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One of your organisational documents that’s probably gotten a workout lately is your Crisis Management Policy. The Technology Policy and your HR Policies have probably been working overtime, too. As would your Debt Recovery Policy, your Travel Policy, your Fund Reserves Policy, your Leave Policy, your Asset Disposal Policy… dare I say most of them have had their veneer of dust disturbed in recent times.

Given we have no idea what’s next in the Covid-challenge, now is the perfect time to assess where current policies flew and where they failed, plus what key policies need to be rolled out with urgency.

But before you rush in to reviewing and writing, let’s get strategic and go back to first principles: policy is the centre of good governance.

The best policies:

    √    Set out an organisation’s goals, aims, principles and values – and should do so explicitly.
    √    Create transperency and pave the way for a positive and collegiate work culture.
    √    Provide valuable guidance for dealing with ordinary and extraordinary situations.

Effective Policy Is Never Written From A Place Of Fear

This is so important that I’ll repeat it:

Policy that promotes what you DO want will produce what you do want, not what you DON’T want.

    √    Policy shouldn’t be written to avoid risk (that’s what the risk register is for).
    √    It shouldn’t be written because something terrible happened, and you think a policy will protect your legally exposed bits.
    √    It shouldn’t be written to control your workplace and infantilise your staff.

Policy written from fear doesn’t serve either the organisation or the individual.

Good policy must be written with realistic goals for both parties. Strict rules are guaranteed to create a negative organisational culture and create a rod of constant vigilance for the organisation’s back. This, in turn:

    √    gives rise to fear in staff and increases the chances of bullying
    √    locks down creativity, innovation, independence and risk-taking
    √    creates stagnation, disengagement, disenfranchisement, cynicism – you name it.

Consider these as some aims of good policy. It should:

    √    Create opportunities, not react to difficult circumstances.
    √    Empower staff, not limit their confidence to respond to workplace challenges and anomalies.
    √    Open the door to staff engagement and creativity, not stifle their contributions.

Good policy, policy which stimulates, empowers and activates stakeholders, should be written with a positive attitude. It should be underpinned by the principles of the organisation you want to become and the workforce you want to nurture.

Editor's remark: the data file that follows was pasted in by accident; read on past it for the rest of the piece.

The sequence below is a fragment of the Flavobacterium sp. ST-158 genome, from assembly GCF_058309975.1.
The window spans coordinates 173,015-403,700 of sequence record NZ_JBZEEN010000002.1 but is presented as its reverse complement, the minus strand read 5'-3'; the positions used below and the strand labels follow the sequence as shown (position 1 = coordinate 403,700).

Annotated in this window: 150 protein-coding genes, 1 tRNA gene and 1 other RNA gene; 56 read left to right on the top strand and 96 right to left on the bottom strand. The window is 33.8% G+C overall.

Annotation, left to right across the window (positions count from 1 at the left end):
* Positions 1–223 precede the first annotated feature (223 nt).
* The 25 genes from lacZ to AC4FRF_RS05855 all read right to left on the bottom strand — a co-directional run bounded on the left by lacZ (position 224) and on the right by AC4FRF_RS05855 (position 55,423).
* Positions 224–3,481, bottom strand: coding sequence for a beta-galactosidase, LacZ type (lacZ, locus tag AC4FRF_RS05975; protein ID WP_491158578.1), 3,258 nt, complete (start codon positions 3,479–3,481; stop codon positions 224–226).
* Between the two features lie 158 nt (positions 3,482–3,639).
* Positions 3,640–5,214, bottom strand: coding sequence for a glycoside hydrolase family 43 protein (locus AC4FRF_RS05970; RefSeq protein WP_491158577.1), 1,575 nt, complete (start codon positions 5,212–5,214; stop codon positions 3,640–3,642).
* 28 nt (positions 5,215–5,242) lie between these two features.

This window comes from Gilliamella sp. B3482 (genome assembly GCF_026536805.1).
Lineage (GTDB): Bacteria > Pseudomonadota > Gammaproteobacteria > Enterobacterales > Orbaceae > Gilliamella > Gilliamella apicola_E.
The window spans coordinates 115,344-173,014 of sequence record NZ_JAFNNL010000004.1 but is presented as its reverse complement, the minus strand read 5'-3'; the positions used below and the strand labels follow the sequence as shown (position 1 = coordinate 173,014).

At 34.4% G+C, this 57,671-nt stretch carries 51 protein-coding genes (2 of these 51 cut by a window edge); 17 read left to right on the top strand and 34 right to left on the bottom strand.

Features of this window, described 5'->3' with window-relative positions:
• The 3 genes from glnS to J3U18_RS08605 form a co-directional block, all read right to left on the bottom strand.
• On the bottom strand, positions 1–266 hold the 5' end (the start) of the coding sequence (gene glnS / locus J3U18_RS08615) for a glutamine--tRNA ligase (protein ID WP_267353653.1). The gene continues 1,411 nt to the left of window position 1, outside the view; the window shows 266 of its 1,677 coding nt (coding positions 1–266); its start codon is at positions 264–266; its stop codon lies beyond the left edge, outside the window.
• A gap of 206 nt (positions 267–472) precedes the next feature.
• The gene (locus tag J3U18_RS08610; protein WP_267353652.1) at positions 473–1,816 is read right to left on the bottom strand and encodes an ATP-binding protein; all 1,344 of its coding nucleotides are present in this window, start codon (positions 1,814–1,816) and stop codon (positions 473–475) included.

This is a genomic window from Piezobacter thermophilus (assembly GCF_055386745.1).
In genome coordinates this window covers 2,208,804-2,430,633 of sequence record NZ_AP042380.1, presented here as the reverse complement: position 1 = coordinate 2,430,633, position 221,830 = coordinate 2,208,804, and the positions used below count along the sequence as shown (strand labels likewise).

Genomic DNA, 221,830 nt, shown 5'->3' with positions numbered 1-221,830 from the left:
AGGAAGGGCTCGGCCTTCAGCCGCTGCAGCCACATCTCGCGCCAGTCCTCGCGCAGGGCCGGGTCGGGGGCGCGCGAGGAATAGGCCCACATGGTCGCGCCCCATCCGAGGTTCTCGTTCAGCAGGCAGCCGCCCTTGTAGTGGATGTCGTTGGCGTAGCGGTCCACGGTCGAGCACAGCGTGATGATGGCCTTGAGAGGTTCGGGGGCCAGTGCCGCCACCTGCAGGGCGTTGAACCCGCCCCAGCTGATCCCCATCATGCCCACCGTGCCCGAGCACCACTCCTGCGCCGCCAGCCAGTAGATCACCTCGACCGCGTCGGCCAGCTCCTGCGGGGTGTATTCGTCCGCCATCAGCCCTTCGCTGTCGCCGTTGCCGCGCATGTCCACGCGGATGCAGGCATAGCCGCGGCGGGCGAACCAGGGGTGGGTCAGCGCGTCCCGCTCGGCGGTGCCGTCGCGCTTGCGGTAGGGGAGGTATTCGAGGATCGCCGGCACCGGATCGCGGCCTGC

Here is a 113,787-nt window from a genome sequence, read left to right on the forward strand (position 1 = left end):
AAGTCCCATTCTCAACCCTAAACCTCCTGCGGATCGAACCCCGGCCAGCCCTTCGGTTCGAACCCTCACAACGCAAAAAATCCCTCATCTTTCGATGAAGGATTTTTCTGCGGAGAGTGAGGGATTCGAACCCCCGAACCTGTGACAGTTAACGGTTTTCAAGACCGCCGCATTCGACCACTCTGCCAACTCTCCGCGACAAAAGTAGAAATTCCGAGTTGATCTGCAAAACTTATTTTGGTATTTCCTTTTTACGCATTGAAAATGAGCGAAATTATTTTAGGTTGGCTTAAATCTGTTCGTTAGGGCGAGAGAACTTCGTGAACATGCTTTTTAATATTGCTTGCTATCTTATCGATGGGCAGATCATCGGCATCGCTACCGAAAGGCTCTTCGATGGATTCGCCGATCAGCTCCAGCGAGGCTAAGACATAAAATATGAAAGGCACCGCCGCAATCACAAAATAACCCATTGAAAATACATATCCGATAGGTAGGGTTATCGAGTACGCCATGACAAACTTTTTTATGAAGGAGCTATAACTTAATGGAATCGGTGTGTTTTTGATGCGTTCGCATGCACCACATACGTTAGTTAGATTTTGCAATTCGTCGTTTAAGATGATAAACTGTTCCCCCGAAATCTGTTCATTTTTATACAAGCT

You’re attempting to CREATE an outcome, not AVOID an outcome.

Good Policy Isn’t About Your Staff – It’s With Your Staff

Preparing to review or write policy is an opportunity to get the whole organisation on the same page as to what really matters.

A mature organisation formulates policy through a robust or democratic consultation process – different stakeholders must be able to provide their input and road-test the policy drafts. This leads to greater ownership of the policy as well as the organisation’s principles and values.

Get your staff on board at the start, and you’re more likely to have them on board when it comes to roll out and implementation. Including your stakeholders in the process will help you create, together, a robust, workable and respected policy.

Your draft policy should be tested by staff on the ground.

There’s no point putting all that energy into a new or updated policy unless it works for all stakeholder groups. It’s worth spending more time now on consultation and testing (and checking the Complaints Register) and less time later fixing up glaring errors.

Covid might have highlighted that your organisation has urgent policy needs, but don’t rush these preliminary phases – policy is always best when it’s consultative and has been tested before being rolled out or adopted.

Writing good policy is proactively and strategically creating your organisation’s future.

Take time to design the organisation you’ll be proud of and work with those who care about your organisation – the people whose livelihoods depend on it.

Click this link to stay in touch and I’ll send you my next post on how to actually write good policy – including the 4 words that experts from the legal fraternity say you should eliminate from your policy vocabulary right now.